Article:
Core effectiveness improvement in
titanium dioxide manufacturing

The chemical company was a medium-sized producer of titanium dioxide pigments (“TiO2”). Its two plants with an annual combined capacity of 130,000 metric tons were experiencing low productivity. Market demand was high. TiO2 manufacturing was based on the sulfate process, and was highly automated. The sulfate process is a batch chemical process that uses sulfuric acid to extract TiO2. Once an intermediate TiO2 pigment has been produced by the sulfate process, it is ‘finished’ into products with specific performance characteristics. The company produced over 20 grades of TiO2, which provide a variety of performance properties to meet customers’ specific requirements.


Management had tried various productivity improvements, including improved procurement of feedstock, adjusting product mix across plants, and adjusting price levels. Despite these measures, it could not resolve the low financial performance or identify other potential actions to take.




Reduced production fluctuations through preventive maintenance to achieve the following results


  • Improved capacity utilization from 0.80 to 0.92
  • Increased production by more than 15,000 metric tons
  • Increased revenue from $211m to $243m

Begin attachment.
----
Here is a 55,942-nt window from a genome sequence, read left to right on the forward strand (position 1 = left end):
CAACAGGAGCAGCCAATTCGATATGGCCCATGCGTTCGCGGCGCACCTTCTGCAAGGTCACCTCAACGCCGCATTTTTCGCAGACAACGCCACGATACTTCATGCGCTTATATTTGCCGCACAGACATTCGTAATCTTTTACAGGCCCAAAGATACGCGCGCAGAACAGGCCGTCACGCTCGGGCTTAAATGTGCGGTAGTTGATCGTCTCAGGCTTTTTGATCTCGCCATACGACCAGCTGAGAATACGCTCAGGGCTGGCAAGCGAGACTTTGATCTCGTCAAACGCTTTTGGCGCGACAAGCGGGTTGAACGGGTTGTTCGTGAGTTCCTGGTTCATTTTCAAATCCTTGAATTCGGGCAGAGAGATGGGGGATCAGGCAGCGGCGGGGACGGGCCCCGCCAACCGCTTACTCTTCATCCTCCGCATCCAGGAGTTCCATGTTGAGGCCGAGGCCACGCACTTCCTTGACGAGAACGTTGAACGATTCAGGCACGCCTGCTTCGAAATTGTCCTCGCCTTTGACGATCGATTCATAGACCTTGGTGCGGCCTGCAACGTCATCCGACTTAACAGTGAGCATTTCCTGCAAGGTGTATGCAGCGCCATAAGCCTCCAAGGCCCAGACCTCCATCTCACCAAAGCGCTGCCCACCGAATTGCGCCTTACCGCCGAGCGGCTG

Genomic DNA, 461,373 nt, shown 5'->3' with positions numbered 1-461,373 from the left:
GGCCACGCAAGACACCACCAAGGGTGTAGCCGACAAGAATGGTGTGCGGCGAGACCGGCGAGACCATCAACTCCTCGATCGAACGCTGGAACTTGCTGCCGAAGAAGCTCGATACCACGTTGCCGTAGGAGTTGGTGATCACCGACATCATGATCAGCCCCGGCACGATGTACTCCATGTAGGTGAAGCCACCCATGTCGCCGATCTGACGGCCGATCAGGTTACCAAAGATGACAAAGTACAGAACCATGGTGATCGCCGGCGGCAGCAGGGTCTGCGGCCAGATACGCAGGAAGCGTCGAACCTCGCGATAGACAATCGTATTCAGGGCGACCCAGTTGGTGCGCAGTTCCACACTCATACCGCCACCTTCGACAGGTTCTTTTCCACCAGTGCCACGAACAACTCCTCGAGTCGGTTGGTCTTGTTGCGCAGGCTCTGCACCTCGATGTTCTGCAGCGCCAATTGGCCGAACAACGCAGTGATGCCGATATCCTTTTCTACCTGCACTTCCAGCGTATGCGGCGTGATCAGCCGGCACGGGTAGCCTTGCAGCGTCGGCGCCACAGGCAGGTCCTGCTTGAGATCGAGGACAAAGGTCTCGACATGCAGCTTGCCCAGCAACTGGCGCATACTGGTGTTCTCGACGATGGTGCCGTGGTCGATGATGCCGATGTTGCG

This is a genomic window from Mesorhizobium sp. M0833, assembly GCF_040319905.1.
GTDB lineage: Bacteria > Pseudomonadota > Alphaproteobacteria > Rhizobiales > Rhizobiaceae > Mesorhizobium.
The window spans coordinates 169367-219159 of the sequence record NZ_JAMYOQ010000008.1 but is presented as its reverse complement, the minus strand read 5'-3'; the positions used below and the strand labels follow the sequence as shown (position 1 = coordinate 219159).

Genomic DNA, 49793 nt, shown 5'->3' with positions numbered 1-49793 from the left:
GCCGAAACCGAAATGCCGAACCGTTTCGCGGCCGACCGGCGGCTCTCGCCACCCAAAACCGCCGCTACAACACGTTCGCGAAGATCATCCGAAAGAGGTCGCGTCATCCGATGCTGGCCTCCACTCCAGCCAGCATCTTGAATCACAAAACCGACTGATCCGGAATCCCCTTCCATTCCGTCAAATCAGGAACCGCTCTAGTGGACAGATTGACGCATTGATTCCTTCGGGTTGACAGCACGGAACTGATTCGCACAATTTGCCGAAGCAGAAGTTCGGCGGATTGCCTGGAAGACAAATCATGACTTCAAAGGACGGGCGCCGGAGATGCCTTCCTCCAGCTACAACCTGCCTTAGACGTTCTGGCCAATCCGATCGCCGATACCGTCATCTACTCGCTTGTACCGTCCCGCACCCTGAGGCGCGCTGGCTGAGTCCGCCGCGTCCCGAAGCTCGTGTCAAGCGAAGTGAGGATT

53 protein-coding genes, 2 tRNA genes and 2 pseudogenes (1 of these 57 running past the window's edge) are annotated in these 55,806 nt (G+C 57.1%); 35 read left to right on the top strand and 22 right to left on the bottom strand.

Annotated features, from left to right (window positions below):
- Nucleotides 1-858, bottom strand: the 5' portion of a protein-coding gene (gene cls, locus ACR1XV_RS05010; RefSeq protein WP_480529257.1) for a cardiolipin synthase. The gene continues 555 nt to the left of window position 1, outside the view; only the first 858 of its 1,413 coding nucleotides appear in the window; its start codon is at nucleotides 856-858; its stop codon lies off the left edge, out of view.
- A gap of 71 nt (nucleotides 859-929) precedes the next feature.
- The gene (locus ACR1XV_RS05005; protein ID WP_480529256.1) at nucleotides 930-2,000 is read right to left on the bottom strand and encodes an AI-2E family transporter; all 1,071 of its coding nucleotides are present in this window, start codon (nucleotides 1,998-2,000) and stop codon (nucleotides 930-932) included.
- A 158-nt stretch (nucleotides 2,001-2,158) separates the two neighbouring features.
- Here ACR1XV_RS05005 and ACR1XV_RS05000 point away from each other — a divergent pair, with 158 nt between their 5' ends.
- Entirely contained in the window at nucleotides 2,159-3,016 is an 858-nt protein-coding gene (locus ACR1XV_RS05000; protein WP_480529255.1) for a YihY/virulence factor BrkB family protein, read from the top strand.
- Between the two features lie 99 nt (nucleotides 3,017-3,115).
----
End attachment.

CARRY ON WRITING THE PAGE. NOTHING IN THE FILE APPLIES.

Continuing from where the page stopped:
• Improved NOPAT by roughly $10m (4.8% to 8.8%)
    – eliminated loss due to unscheduled shutdowns
    – reduced inventory carrying costs
    – improved purchasing costs of raw materials
  • Increased Revenue/Capital Employed from 0.94 to 1.16
    – reduced FG and WIP safety stock
  • Improved Return on Capital Employed from 4.5% to 10.2%


1. Performed a comprehensive analysis of the plants, including

  • process flow
  • capital cost
  • operating cost
  • capacity utilization

Preliminary findings revealed large fluctuations in plant capacity utilization.


2. Examined plant slowdowns and found frequent instances of the following

  • repairs
  • production bottlenecks
  • irregular speed of production
  • excess quantity-size limits
  • slow ramp-up times

Found that these factors contributed to

  • low plant performance
  • a high build-up of WIP inventory
  • the uneven quality of product
  • high cost of electricity consumption

3. Analyzed production and maintenance schedules and identified the following

  • production targeted 95% capacity utilization, but was achieving 78%
  • maintenance was conducted reactively to repair unscheduled events
  • upon resuming production, managers would use excess speed to catch up to target capacity utilization, creating more imbalances in production

4. Worked with the company’s Production and Maintenance functions to reduce unscheduled shutdowns and reduce the associated costs by installing a preventive maintenance program


5. Conducted a pilot program for testing at the smaller plant (30,000 metric tons), including

  • translation of the operating plant model into a plant reliability model
  • probabilistic assessment of critical components
  • measures of cost and reliability by component and plant system
  • calculation of overall plant reliability (bottom up)
  • identification of problematic components and systems
  • evaluation of each measure of preventive maintenance based on two contributions
    • reliability of the overall plant
    • total cost

6. Optimized achievable capacity utilization targets


7. Upon successful results, designed project for execution of a preventive maintenance program at the large plant (100,000 metric tons).


8. Negotiated a price reduction of 5% on materials